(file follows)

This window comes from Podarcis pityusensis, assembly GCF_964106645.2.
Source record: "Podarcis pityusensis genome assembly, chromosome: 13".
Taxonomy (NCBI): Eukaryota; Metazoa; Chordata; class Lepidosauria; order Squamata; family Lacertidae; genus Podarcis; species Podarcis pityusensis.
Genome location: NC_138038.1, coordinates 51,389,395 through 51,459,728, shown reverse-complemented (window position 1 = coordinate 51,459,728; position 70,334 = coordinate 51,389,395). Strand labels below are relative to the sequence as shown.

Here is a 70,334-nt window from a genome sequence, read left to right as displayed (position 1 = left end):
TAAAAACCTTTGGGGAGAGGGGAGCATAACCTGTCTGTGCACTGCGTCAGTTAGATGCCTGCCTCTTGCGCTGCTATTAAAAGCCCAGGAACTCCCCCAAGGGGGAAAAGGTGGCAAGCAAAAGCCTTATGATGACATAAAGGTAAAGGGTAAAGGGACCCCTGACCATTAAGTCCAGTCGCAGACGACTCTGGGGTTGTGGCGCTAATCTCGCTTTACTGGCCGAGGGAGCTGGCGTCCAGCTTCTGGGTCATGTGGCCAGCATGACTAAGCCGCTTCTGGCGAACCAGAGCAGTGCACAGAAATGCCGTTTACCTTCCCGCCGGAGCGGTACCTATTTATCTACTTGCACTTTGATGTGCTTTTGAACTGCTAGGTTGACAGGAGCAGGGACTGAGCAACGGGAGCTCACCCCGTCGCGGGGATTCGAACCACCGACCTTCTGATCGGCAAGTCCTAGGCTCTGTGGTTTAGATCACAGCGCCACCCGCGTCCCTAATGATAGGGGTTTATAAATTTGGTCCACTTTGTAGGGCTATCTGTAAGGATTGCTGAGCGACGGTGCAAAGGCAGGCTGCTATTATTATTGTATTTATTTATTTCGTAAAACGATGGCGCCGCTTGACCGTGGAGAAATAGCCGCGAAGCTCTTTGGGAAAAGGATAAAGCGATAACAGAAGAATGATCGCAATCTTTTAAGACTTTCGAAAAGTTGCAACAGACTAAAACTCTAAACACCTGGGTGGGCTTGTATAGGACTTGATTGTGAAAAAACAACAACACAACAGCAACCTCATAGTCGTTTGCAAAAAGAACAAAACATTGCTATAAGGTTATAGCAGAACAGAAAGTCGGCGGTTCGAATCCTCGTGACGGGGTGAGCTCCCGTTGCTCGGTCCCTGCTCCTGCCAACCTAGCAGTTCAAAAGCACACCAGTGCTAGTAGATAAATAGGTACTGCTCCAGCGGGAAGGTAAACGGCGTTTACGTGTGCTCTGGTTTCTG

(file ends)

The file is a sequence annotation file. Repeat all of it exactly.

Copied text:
This window comes from Podarcis pityusensis, assembly GCF_964106645.2.
Source record: "Podarcis pityusensis genome assembly, chromosome: 13".
Taxonomy (NCBI): Eukaryota; Metazoa; Chordata; class Lepidosauria; order Squamata; family Lacertidae; genus Podarcis; species Podarcis pityusensis.
Genome location: NC_138038.1, coordinates 51,389,395 through 51,459,728, shown reverse-complemented (window position 1 = coordinate 51,459,728; position 70,334 = coordinate 51,389,395). Strand labels below are relative to the sequence as shown.

Here is a 70,334-nt window from a genome sequence, read left to right as displayed (position 1 = left end):
TAAAAACCTTTGGGGAGAGGGGAGCATAACCTGTCTGTGCACTGCGTCAGTTAGATGCCTGCCTCTTGCGCTGCTATTAAAAGCCCAGGAACTCCCCCAAGGGGGAAAAGGTGGCAAGCAAAAGCCTTATGATGACATAAAGGTAAAGGGTAAAGGGACCCCTGACCATTAAGTCCAGTCGCAGACGACTCTGGGGTTGTGGCGCTAATCTCGCTTTACTGGCCGAGGGAGCTGGCGTCCAGCTTCTGGGTCATGTGGCCAGCATGACTAAGCCGCTTCTGGCGAACCAGAGCAGTGCACAGAAATGCCGTTTACCTTCCCGCCGGAGCGGTACCTATTTATCTACTTGCACTTTGATGTGCTTTTGAACTGCTAGGTTGACAGGAGCAGGGACTGAGCAACGGGAGCTCACCCCGTCGCGGGGATTCGAACCACCGACCTTCTGATCGGCAAGTCCTAGGCTCTGTGGTTTAGATCACAGCGCCACCCGCGTCCCTAATGATAGGGGTTTATAAATTTGGTCCACTTTGTAGGGCTATCTGTAAGGATTGCTGAGCGACGGTGCAAAGGCAGGCTGCTATTATTATTGTATTTATTTATTTCGTAAAACGATGGCGCCGCTTGACCGTGGAGAAATAGCCGCGAAGCTCTTTGGGAAAAGGATAAAGCGATAACAGAAGAATGATCGCAATCTTTTAAGACTTTCGAAAAGTTGCAACAGACTAAAACTCTAAACACCTGGGTGGGCTTGTATAGGACTTGATTGTGAAAAAACAACAACACAACAGCAACCTCATAGTCGTTTGCAAAAAGAACAAAACATTGCTATAAGGTTATAGCAGAACAGAAAGTCGGCGGTTCGAATCCTCGTGACGGGGTGAGCTCCCGTTGCTCGGTCCCTGCTCCTGCCAACCTAGCAGTTCAAAAGCACACCAGTGCTAGTAGATAAATAGGTACTGCTCCAGCGGGAAGGTAAACGGCGTTTACGTGTGCTCTGGTTTCTG